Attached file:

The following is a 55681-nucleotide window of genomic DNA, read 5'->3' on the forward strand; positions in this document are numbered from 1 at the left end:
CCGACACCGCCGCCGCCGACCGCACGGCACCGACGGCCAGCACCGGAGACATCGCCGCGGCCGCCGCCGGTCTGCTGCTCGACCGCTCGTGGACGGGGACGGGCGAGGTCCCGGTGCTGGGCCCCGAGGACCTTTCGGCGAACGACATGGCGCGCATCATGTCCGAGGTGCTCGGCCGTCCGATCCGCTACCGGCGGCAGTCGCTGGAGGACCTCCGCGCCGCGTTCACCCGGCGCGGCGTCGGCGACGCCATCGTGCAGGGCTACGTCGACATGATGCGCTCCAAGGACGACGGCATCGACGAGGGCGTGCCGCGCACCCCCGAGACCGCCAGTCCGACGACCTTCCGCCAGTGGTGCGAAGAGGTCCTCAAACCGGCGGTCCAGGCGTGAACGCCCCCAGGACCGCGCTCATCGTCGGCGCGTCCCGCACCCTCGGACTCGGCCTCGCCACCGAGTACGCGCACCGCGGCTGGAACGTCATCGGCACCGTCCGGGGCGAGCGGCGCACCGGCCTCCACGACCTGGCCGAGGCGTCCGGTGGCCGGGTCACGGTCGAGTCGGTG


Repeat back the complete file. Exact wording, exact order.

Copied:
The following is a 55681-nucleotide window of genomic DNA, read 5'->3' on the forward strand; positions in this document are numbered from 1 at the left end:
CCGACACCGCCGCCGCCGACCGCACGGCACCGACGGCCAGCACCGGAGACATCGCCGCGGCCGCCGCCGGTCTGCTGCTCGACCGCTCGTGGACGGGGACGGGCGAGGTCCCGGTGCTGGGCCCCGAGGACCTTTCGGCGAACGACATGGCGCGCATCATGTCCGAGGTGCTCGGCCGTCCGATCCGCTACCGGCGGCAGTCGCTGGAGGACCTCCGCGCCGCGTTCACCCGGCGCGGCGTCGGCGACGCCATCGTGCAGGGCTACGTCGACATGATGCGCTCCAAGGACGACGGCATCGACGAGGGCGTGCCGCGCACCCCCGAGACCGCCAGTCCGACGACCTTCCGCCAGTGGTGCGAAGAGGTCCTCAAACCGGCGGTCCAGGCGTGAACGCCCCCAGGACCGCGCTCATCGTCGGCGCGTCCCGCACCCTCGGACTCGGCCTCGCCACCGAGTACGCGCACCGCGGCTGGAACGTCATCGGCACCGTCCGGGGCGAGCGGCGCACCGGCCTCCACGACCTGGCCGAGGCGTCCGGTGGCCGGGTCACGGTCGAGTCGGTG